Black entrepreneurs grapple with the ebb and flow of support in the wake of the #BuyBlack movement
The year 2020 brought about a paradox for Black business owners. The murder of George Floyd and the subsequent social justice movement sparked a surge in awareness of social inequities and inspired the #BuyBlack movement, encouraging support for Black-owned businesses. As a result, many Black entrepreneurs experienced a boost in sales and even secured partnerships with major retailers. However, as Black Friday approaches, these entrepreneurs find themselves feeling abandoned, with dwindling support and a struggle to stay afloat. This article explores the journey of Black business owners in the wake of the #BuyBlack movement and the challenges they face in maintaining sustainable growth.
The Initial Surge of Support
April Showers, the founder of Afro Unicorn, a brand celebrating the beauty of Black people, experienced a significant increase in sales during the height of the #BuyBlack movement. White shoppers, motivated by the social justice movement, actively supported Black-owned businesses, leading to record-breaking sales for Showers. Major retailers such as Walmart, Target, and JCPenney offered her shelf space, catapulting her brand to new heights. However, as the calls to support Black businesses faded, Showers and others faced a decline in customers and revenue.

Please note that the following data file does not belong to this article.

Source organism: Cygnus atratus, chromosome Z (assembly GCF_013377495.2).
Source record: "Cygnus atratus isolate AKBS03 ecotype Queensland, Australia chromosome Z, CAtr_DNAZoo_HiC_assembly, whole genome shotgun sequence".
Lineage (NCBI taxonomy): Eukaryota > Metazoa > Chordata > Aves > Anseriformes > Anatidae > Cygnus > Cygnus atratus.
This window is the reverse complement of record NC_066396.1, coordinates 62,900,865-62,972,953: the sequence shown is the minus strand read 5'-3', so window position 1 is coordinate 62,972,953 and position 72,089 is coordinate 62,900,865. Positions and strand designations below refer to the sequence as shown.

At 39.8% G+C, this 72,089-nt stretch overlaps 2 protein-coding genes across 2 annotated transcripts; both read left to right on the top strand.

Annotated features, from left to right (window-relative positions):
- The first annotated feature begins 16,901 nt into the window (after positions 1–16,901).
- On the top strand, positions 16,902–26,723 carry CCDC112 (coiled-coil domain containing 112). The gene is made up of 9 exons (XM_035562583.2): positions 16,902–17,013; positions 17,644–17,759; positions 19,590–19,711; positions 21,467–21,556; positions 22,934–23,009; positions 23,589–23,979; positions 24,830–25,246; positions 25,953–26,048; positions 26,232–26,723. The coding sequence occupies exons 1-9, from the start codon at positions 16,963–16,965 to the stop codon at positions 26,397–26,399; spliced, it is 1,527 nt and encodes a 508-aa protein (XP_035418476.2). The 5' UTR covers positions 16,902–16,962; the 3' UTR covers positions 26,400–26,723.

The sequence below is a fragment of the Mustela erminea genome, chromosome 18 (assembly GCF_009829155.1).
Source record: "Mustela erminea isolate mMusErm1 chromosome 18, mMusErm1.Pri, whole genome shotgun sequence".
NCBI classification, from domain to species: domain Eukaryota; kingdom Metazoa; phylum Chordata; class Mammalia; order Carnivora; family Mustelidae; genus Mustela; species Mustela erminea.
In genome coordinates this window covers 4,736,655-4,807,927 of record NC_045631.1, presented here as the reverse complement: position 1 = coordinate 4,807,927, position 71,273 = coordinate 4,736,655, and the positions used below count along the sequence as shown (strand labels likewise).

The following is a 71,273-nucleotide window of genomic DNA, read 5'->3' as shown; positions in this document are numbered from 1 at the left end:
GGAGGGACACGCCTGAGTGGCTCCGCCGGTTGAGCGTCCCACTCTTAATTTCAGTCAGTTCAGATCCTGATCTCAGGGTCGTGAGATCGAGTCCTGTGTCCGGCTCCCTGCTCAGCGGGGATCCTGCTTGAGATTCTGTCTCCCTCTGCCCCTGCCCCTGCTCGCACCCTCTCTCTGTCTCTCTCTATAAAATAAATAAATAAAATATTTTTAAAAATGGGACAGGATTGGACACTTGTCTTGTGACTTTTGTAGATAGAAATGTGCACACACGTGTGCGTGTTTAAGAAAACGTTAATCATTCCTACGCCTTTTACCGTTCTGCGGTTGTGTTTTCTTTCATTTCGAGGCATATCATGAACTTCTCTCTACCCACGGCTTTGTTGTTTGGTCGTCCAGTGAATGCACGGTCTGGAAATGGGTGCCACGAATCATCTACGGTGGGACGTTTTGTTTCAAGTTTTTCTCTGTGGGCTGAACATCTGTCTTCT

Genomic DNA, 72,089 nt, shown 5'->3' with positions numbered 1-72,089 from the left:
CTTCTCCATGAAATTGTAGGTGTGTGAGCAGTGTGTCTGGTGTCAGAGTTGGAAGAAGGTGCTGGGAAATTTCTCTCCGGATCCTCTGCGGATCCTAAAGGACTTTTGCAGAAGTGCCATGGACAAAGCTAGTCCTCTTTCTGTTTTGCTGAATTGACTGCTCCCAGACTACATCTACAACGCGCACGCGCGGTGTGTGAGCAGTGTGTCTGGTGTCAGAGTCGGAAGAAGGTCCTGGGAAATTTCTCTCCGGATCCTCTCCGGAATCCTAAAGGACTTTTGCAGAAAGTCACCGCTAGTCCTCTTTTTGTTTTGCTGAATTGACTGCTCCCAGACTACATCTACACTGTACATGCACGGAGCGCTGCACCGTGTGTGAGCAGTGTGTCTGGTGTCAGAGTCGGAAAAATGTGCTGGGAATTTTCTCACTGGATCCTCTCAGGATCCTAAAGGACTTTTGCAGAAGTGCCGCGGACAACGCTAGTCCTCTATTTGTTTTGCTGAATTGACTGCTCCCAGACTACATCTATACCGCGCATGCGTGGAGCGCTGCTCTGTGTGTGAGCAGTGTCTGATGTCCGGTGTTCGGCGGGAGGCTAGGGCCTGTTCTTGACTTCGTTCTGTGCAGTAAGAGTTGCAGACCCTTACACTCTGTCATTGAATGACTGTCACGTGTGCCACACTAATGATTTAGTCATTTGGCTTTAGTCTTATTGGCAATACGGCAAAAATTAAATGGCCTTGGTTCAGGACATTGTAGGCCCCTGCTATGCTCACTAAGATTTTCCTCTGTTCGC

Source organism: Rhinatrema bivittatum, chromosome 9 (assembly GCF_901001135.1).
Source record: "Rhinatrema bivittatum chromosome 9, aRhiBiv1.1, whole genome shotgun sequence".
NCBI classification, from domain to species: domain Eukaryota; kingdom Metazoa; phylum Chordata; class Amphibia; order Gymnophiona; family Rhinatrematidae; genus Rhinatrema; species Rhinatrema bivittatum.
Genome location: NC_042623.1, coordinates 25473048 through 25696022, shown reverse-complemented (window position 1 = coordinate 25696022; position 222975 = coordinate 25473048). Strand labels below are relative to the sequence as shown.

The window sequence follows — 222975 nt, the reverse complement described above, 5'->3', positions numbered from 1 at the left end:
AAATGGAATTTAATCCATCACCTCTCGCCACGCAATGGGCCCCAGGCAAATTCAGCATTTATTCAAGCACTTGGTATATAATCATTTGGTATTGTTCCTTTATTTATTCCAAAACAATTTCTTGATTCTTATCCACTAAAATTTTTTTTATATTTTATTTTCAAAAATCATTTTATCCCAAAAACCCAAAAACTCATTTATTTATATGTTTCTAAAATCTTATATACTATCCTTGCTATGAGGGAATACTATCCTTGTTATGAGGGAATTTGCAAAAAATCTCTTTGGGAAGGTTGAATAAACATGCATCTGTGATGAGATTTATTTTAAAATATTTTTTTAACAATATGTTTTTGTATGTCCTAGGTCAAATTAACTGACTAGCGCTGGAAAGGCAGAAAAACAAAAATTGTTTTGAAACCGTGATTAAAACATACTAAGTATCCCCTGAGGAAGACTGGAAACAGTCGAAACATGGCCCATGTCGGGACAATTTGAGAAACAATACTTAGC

The Struggle to Sustain Momentum
Nicole Mitchell, the founder of Goddess Athleisure, launched her sportswear line in response to the groundswell of support for Black businesses. Witnessing the solidarity and promotion of Black-owned brands was inspiring, but Mitchell now finds herself grappling with a lack of sustained support. As a relatively new small business, she cannot afford to offer the same discounts as larger retailers during Black Friday sales. Mitchell emphasizes the need for continued support from the Black community to ensure the survival of Black-owned businesses.
From Moment to Movement
Dionne Mahaffey, the founder of Culture Greetings, an on-demand custom greeting card company, highlights the fleeting nature of the support for Black-owned businesses in 2020. While her business experienced an initial increase in sales, the momentum quickly dissipated. Mahaffey attributes this to performative actions by companies and a lack of sustained commitment to diversity, equity, and inclusion. The Supreme Court’s decision on affirmative action and the changing messaging around inclusivity have further impacted Black-owned businesses, leaving them to grapple with the consequences.
The #BuyBlack movement of 2020 brought about a surge of support for Black-owned businesses, propelling them into the spotlight and securing partnerships with major retailers. However, as the movement lost momentum, many Black entrepreneurs found themselves facing a decline in customers and revenue. The struggle to sustain growth and the need for continued support from the Black community highlight the challenges faced by Black-owned businesses. It is crucial for society to recognize the ongoing social inequities and commit to supporting Black businesses, especially in the retail sector. Only then can these businesses thrive and contribute to a more equitable economy.